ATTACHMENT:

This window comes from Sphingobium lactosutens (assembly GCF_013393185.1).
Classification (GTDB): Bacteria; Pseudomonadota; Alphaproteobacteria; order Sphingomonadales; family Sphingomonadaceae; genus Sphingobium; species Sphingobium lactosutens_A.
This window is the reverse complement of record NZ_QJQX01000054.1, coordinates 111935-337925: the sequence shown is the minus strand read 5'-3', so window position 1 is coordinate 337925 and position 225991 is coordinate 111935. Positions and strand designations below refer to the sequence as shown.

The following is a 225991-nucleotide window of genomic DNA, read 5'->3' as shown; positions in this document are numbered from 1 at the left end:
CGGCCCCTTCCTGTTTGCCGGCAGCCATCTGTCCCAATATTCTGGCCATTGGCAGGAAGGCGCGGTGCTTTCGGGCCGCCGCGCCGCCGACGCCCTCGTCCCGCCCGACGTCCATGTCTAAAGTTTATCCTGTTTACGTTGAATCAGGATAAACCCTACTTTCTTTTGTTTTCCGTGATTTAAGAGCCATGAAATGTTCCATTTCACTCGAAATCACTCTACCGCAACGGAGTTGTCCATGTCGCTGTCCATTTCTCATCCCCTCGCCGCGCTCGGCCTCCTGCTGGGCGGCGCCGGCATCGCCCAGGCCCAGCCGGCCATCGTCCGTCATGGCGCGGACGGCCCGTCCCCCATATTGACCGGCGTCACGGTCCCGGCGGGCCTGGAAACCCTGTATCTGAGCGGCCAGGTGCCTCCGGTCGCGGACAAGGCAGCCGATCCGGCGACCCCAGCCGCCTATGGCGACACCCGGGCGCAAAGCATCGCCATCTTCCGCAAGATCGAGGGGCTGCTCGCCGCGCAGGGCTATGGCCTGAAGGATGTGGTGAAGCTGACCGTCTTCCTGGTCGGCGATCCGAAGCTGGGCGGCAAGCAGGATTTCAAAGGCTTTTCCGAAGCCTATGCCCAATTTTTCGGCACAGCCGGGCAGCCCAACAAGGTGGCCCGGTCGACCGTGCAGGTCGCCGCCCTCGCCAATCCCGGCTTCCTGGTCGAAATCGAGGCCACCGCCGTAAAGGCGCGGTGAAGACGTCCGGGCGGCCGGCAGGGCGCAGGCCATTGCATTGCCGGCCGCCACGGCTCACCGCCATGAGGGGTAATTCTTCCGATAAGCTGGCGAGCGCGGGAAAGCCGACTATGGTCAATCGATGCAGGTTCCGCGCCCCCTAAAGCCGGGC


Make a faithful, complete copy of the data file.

This window comes from Sphingobium lactosutens (assembly GCF_013393185.1).
Classification (GTDB): Bacteria; Pseudomonadota; Alphaproteobacteria; order Sphingomonadales; family Sphingomonadaceae; genus Sphingobium; species Sphingobium lactosutens_A.
This window is the reverse complement of record NZ_QJQX01000054.1, coordinates 111935-337925: the sequence shown is the minus strand read 5'-3', so window position 1 is coordinate 337925 and position 225991 is coordinate 111935. Positions and strand designations below refer to the sequence as shown.

The following is a 225991-nucleotide window of genomic DNA, read 5'->3' as shown; positions in this document are numbered from 1 at the left end:
CGGCCCCTTCCTGTTTGCCGGCAGCCATCTGTCCCAATATTCTGGCCATTGGCAGGAAGGCGCGGTGCTTTCGGGCCGCCGCGCCGCCGACGCCCTCGTCCCGCCCGACGTCCATGTCTAAAGTTTATCCTGTTTACGTTGAATCAGGATAAACCCTACTTTCTTTTGTTTTCCGTGATTTAAGAGCCATGAAATGTTCCATTTCACTCGAAATCACTCTACCGCAACGGAGTTGTCCATGTCGCTGTCCATTTCTCATCCCCTCGCCGCGCTCGGCCTCCTGCTGGGCGGCGCCGGCATCGCCCAGGCCCAGCCGGCCATCGTCCGTCATGGCGCGGACGGCCCGTCCCCCATATTGACCGGCGTCACGGTCCCGGCGGGCCTGGAAACCCTGTATCTGAGCGGCCAGGTGCCTCCGGTCGCGGACAAGGCAGCCGATCCGGCGACCCCAGCCGCCTATGGCGACACCCGGGCGCAAAGCATCGCCATCTTCCGCAAGATCGAGGGGCTGCTCGCCGCGCAGGGCTATGGCCTGAAGGATGTGGTGAAGCTGACCGTCTTCCTGGTCGGCGATCCGAAGCTGGGCGGCAAGCAGGATTTCAAAGGCTTTTCCGAAGCCTATGCCCAATTTTTCGGCACAGCCGGGCAGCCCAACAAGGTGGCCCGGTCGACCGTGCAGGTCGCCGCCCTCGCCAATCCCGGCTTCCTGGTCGAAATCGAGGCCACCGCCGTAAAGGCGCGGTGAAGACGTCCGGGCGGCCGGCAGGGCGCAGGCCATTGCATTGCCGGCCGCCACGGCTCACCGCCATGAGGGGTAATTCTTCCGATAAGCTGGCGAGCGCGGGAAAGCCGACTATGGTCAATCGATGCAGGTTCCGCGCCCCCTAAAGCCGGGC